February 11, 2015
Smartphone apps just as accurate as wearable devices
A new study has highlighted just how good apps like dacadoo can be for encouraging you to hit your health and fitness goals.
According to research team from Perelman School of Medicine and the Center for Health Incentives and Behavioral Economics at the University of Pennsylvania, most smartphone apps are just as accurate as wearable devices when it comes to tracking your physical activity.
The study looked at the ten best-selling smartphone apps and devices and had 14 participants take part to test them. All of them were asked to walk on a treadmill for 500 and 1,500 steps, each twice, while the researchers clocked their step count.
It acts as a follow-up to and a recent report from the Journal of the American Medical Association (JAMA), suggesting that there limited evidence that just using wearable devices by themselves can improve health or change behaviour for people in the highest need of it.
Lead author of the study Meredith Case, a medical student at the University, said they wanted to address one of the challenges with using wearable devices: they must be accurate.
“After all, if a device is going to be effective at monitoring — and potentially changing — behaviour, individuals have to be able to trust the data,” she said. “We found that smartphone apps are just as accurate as wearable devices for tracking physical activity.”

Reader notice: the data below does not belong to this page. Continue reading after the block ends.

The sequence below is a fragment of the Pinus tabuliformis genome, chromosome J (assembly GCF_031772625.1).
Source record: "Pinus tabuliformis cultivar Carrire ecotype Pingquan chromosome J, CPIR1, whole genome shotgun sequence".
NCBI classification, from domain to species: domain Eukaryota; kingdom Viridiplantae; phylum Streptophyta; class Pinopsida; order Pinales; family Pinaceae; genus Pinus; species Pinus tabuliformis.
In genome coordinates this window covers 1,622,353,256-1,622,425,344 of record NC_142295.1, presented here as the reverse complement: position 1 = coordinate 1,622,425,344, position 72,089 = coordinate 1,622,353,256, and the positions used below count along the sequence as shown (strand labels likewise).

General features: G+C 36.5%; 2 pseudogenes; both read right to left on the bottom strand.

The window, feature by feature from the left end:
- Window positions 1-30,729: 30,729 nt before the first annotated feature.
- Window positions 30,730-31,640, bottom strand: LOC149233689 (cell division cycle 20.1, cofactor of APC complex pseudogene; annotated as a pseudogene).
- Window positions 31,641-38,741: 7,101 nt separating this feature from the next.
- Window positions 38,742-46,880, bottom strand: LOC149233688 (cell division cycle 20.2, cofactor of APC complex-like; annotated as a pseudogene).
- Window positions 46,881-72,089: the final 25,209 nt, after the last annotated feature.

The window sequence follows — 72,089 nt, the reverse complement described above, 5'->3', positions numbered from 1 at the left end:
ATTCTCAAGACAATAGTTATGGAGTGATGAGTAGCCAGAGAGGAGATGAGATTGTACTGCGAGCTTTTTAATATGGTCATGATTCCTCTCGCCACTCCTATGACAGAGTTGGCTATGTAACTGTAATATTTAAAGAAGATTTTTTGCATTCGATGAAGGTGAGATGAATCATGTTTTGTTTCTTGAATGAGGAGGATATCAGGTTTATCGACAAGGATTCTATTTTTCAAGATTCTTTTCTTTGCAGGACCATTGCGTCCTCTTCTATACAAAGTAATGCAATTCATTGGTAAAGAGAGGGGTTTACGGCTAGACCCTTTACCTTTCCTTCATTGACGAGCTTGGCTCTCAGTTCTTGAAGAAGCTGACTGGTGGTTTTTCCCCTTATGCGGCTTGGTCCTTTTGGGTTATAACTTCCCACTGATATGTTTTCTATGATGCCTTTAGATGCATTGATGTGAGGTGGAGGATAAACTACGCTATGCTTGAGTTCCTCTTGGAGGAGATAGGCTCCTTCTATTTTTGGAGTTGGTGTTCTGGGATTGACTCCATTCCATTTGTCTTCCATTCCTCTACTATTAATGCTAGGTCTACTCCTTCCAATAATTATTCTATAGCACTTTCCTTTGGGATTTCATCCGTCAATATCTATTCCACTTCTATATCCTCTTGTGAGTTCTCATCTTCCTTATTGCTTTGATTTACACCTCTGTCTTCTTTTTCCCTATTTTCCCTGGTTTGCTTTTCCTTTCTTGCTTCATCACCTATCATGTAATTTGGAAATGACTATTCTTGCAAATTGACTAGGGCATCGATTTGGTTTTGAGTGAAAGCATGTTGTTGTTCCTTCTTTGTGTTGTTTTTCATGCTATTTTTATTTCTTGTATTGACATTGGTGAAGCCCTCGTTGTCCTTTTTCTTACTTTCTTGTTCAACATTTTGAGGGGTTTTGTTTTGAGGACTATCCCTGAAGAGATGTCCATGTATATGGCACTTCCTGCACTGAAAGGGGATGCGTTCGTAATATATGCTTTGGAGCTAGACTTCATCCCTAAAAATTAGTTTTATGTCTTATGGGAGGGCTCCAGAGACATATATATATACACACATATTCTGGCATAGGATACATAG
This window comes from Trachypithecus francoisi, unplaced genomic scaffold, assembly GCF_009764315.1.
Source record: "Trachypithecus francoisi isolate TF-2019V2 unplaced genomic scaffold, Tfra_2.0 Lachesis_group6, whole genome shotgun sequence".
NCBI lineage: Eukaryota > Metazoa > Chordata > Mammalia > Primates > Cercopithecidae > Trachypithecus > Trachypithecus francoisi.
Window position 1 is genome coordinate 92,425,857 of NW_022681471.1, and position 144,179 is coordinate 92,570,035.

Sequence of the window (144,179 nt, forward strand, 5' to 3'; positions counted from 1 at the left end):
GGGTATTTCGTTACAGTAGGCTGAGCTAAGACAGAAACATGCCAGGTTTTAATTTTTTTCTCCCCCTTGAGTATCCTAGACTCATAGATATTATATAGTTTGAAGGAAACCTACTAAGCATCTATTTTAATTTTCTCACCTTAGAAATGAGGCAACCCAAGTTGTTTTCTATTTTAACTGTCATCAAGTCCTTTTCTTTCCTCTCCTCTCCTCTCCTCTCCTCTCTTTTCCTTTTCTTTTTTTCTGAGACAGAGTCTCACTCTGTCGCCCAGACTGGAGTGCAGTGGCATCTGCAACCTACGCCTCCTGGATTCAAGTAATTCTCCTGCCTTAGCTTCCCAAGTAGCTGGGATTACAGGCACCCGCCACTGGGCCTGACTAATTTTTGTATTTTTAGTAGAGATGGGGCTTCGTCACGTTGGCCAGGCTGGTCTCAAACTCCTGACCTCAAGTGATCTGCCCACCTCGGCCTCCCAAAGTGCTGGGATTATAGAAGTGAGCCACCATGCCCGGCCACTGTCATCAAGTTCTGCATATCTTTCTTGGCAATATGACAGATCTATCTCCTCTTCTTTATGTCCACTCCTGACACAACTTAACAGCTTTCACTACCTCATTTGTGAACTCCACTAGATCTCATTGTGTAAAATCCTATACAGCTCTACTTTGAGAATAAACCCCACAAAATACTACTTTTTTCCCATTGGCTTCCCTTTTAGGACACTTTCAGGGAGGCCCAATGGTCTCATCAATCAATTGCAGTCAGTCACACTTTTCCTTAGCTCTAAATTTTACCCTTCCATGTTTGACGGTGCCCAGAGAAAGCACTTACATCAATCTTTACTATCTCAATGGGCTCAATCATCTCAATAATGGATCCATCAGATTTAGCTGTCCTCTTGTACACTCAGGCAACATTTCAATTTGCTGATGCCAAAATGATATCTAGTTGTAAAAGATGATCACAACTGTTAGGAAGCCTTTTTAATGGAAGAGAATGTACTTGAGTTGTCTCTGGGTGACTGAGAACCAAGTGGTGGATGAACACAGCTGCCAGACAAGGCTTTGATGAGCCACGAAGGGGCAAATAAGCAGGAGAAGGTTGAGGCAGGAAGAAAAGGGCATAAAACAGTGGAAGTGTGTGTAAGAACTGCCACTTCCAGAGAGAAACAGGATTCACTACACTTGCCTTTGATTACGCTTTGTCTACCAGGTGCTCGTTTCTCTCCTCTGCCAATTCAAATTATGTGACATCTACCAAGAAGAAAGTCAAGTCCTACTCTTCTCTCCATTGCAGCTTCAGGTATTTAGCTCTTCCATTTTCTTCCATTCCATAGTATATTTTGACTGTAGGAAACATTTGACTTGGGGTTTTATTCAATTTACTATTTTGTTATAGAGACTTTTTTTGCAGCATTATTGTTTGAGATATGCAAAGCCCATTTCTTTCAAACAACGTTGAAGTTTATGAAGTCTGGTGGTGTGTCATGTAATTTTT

The study highlights how dacadoo can make it simple and affordable to increase your Health Score and improve your general wellbeing. By downloading the app, you can access the forum and make the most of the social support, but also accurately track your physical activity. This will enable you to make better choices and change your behaviour to make positive long-term health choices.
“Since step counts are such an important part of how these devices and apps measure physical activity, including calculating distance or calories burned, their accuracy is key,” said senior author Dr Mitesh Patel, assistant professor of Medicine and Health Care Management at Penn and an attending physician at the Philadelphia VA Medical Center.
He added that, with the high uptake of smartphones, they could be a more “widely accessible and affordable way of tracking health behaviours”.